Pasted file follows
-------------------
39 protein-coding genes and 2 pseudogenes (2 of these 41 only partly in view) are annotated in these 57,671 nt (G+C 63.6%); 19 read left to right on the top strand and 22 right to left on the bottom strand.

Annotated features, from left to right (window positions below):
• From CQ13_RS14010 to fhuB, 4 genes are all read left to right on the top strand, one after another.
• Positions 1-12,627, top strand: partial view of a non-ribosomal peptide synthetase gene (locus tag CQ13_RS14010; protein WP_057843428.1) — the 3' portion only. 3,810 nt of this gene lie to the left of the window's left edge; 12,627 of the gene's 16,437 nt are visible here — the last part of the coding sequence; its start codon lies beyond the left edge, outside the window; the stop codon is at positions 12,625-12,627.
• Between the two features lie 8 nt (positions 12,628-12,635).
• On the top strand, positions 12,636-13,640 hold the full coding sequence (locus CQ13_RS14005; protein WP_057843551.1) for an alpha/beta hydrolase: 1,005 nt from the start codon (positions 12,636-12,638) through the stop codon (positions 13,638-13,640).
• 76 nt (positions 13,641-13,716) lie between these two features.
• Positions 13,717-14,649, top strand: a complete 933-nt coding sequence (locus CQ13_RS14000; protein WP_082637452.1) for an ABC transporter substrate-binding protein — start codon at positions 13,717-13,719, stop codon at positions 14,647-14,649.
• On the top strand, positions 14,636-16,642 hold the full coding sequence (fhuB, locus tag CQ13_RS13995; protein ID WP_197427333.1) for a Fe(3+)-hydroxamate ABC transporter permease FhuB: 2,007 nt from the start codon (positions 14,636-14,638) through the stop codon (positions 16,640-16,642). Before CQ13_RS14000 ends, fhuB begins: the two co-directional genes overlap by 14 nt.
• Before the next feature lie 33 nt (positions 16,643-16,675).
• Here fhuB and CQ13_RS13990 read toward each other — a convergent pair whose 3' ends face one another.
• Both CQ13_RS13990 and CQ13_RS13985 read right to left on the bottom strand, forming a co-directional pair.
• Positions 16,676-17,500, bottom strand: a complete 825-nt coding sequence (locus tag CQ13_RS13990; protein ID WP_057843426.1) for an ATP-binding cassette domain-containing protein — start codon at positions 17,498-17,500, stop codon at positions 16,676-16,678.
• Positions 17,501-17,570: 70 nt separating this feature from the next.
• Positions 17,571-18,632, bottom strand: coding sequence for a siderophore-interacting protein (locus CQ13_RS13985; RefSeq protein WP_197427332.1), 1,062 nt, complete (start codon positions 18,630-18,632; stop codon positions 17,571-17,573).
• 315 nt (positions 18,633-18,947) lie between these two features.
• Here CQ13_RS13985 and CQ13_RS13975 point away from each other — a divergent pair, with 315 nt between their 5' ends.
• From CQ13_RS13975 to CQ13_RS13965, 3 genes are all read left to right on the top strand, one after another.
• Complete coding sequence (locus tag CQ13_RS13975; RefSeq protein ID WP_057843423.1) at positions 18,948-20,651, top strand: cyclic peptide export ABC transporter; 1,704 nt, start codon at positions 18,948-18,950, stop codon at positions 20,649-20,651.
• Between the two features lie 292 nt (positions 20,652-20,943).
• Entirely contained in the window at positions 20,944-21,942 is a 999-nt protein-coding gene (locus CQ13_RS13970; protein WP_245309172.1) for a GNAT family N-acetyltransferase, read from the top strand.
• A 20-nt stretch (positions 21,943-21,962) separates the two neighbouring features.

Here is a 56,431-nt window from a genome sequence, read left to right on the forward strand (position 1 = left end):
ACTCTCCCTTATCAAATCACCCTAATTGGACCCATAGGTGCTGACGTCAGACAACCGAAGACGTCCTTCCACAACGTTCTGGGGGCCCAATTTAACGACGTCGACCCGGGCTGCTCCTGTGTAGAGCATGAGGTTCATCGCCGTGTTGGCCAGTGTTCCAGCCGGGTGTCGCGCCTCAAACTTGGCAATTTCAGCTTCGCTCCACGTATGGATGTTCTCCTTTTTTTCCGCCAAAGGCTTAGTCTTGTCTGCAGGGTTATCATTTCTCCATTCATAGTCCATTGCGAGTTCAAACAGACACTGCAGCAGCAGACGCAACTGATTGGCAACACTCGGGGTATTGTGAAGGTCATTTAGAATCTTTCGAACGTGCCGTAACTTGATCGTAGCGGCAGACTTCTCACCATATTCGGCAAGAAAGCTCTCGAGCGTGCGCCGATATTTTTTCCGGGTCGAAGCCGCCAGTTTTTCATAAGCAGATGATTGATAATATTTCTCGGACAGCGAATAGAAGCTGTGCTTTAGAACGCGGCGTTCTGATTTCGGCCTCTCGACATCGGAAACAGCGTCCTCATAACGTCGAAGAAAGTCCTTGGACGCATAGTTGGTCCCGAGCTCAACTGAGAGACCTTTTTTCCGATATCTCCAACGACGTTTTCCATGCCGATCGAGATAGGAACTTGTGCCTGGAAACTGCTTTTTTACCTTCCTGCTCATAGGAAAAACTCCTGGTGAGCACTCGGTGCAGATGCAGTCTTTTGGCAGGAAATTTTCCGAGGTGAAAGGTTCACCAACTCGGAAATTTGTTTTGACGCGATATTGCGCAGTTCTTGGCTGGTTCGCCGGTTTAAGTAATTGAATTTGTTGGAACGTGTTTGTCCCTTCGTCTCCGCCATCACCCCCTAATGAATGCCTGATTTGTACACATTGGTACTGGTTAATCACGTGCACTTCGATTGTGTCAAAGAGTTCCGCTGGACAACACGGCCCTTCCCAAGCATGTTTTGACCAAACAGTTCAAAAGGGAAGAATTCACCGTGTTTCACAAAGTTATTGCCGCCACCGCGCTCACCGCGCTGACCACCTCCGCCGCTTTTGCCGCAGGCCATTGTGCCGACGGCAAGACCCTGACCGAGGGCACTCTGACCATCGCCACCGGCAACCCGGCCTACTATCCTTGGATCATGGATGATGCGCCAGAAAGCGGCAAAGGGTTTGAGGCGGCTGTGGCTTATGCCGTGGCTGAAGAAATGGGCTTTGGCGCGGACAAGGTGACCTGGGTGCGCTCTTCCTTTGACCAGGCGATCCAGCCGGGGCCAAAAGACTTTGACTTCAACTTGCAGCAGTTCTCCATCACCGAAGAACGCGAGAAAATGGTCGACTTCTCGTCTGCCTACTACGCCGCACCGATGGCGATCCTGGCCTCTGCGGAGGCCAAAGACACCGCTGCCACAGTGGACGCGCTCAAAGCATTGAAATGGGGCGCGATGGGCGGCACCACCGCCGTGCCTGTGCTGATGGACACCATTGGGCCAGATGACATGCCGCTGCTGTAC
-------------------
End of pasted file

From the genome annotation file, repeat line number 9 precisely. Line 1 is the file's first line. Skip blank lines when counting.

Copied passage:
• On the top strand, positions 14,636-16,642 hold the full coding sequence (fhuB, locus tag CQ13_RS13995; protein ID WP_197427333.1) for a Fe(3+)-hydroxamate ABC transporter permease FhuB: 2,007 nt from the start codon (positions 14,636-14,638) through the stop codon (positions 16,640-16,642). Before CQ13_RS14000 ends, fhuB begins: the two co-directional genes overlap by 14 nt.